In a small lab on the second floor of a building at Tel Aviv University, Prof. Akiva Bar-Nun is making comets. Not the giant bundles of ice hurtling through space, but small-scale recreations of comet surfaces and the emissions of gas and minerals that form their tails.
Comets are massive chunks of ice carrying mineral dust, organic compounds and gases dating back to the emergence of the solar system 4.6 billion years ago. Most of them travel through space on elongated elliptic trajectories, at times nearing the sun and at times approaching the furthest reaches of the solar system.
When a comet comes close to the sun, it develops its trademark tail, made up of dust, ice and gas, stretching hundreds of thousands of kilometers behind a comet's core. The tail is created when a comet's frozen core warms up, releasing jets of gas that push out ice and minerals. These are sometimes carried further still by solar winds, millions of kilometers away.
Scientists believe that billions of years ago comets crashed into planets, helping create the earth's atmosphere and oceans. They also brought organic compounds that include carbon, hydrogen, nitrogen and oxygen, possibly contributing to the creation of life on our planet.
Bar-Nun and lab director Diana Laufer do simulations of comets' gas bursts, using ice surfaces created by two machines. Over several hours, a mix of gases and steam is fed onto a surface cooled down to 30 degrees Kelvin (minus 243 Celsius ), When the steam freezes, the gases are trapped.
The results are crispy ice sheets 0.001 millimeter to several centimeters thick. The larger machine, responsible for creating thicker ice sheets, is the only one of its kind in the world. It was built in the 1990s over 10 years to the lab's specific instructions.
In the second part of the experiment, the ice sheets are warmed. Soon "the gas breaks through the ice and throws out jets of ice dust, just as we see in comets," says Bar-Nun.
The simulations created by Bar-Nun allow scientists to predict the outcomes of NASA space missions.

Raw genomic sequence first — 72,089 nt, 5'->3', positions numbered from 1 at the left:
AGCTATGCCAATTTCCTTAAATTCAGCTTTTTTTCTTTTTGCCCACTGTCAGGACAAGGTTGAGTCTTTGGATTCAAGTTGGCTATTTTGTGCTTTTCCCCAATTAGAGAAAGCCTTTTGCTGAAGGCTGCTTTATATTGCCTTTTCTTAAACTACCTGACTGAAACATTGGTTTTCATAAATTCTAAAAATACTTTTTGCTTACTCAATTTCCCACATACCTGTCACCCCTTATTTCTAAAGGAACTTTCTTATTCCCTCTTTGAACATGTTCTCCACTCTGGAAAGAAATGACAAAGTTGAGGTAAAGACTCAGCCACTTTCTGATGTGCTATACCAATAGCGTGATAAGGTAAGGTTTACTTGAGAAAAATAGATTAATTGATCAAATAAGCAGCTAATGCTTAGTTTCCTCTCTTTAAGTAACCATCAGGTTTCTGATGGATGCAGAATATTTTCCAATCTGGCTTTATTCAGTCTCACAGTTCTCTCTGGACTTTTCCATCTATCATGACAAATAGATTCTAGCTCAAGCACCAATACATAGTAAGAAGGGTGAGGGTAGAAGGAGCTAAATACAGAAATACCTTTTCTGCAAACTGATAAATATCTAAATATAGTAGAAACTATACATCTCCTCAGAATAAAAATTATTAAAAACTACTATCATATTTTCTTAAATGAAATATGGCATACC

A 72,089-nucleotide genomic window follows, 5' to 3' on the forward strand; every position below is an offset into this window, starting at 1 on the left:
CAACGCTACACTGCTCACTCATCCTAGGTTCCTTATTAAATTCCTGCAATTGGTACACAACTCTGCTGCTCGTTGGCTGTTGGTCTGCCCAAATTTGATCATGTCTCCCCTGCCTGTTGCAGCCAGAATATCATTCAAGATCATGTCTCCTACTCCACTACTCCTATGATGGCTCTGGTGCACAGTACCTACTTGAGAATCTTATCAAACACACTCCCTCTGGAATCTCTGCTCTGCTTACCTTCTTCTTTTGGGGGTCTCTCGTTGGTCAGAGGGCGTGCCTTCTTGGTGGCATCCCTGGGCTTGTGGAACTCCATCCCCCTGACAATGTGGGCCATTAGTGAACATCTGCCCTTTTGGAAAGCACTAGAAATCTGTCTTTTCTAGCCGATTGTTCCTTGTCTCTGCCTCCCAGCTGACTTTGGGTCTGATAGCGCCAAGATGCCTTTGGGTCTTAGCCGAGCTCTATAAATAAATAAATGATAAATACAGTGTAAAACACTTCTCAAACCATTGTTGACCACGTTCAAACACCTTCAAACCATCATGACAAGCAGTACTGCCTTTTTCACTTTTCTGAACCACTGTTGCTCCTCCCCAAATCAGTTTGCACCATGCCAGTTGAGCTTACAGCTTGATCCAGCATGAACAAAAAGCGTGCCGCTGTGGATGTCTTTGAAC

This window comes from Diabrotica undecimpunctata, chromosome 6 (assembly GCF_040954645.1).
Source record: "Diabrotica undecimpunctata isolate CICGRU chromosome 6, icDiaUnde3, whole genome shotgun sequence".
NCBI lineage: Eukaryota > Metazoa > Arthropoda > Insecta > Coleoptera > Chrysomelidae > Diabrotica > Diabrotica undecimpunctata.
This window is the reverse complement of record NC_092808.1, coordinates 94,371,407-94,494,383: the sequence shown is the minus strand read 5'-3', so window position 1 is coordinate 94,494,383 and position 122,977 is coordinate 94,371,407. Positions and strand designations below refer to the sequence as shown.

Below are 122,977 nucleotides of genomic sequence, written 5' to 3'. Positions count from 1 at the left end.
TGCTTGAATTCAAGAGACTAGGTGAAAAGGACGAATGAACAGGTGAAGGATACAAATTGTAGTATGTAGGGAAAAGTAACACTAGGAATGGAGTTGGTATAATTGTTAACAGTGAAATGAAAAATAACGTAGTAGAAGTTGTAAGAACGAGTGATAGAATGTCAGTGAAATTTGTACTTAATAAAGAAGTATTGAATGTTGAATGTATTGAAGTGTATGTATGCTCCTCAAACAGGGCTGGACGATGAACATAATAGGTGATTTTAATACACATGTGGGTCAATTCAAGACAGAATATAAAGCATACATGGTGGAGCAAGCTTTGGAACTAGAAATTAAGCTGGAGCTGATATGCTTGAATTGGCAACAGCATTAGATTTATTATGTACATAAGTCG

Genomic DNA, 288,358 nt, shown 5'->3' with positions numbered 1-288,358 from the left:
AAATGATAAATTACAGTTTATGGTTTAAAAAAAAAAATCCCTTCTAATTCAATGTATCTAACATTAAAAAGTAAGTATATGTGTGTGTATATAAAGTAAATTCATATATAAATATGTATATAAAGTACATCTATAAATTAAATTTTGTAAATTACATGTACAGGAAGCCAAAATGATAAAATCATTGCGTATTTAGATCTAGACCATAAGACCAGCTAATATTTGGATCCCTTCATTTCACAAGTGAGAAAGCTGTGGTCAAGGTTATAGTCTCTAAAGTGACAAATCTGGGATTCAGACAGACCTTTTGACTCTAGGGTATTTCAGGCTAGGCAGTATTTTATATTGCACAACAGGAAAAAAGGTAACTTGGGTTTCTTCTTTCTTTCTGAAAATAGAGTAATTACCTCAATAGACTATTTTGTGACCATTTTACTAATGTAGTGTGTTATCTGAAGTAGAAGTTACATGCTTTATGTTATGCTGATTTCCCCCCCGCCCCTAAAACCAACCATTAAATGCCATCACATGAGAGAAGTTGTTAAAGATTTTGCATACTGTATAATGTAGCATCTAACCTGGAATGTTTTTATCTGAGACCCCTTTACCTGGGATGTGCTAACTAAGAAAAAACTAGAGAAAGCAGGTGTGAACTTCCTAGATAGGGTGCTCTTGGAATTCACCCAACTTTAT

"The great fun of planetary science is to be able to say while you wait for some spacecraft to reach its destination: 'Gentlemen, the spacecraft's findings will be so and so,'" Bar-Nun says. "A friend in the department told me that what I do is I stick my head under a guillotine and wait. That's the game, but it's a wonderful game."
Risky as playing with a guillotine might sound, Bar-Nun says that over the past 40 years, all six of his predictions came true. The last one happened in July 2005, when NASA's Deep Impact space probe shot a 300-kilogram piece of metal into the comet Tempel 1, hoping to artificially create the gas jets. Bar-Nun's simulations predicted both the thermal conductivity and the strength of the comet's core as measured by the spacecraft.
Bar-Nun laments that labs such as his are rare, as universities find it cheaper to use computer models to do research. But Prof. Dina Prialnik, who does just that further down the hall, explains that the two methods are complementary. "The lab builds the ice imitating the actual [ice] and measures its properties, but uses the physical equations that comprise the computer model," she said.
On Tuesday, February 15, at 6:40 A.M. Israel time, researchers will be able to test their simulations once again, when NASA's Stardust-Next spacecraft passes 240 kilometers from the Tempel 1 comet. Bar-Nun said the lab will investigate how the comet's surface has changed since 2005, and whether any changes match the lab's predictions.
In 2014, European Space Agency spacecraft Rosetta, which Bar-Nun helped plan, will try to trail the Churyumov-Gerasimenko comet and even land a small robot on its surface. "This will be a real celebration," he said.
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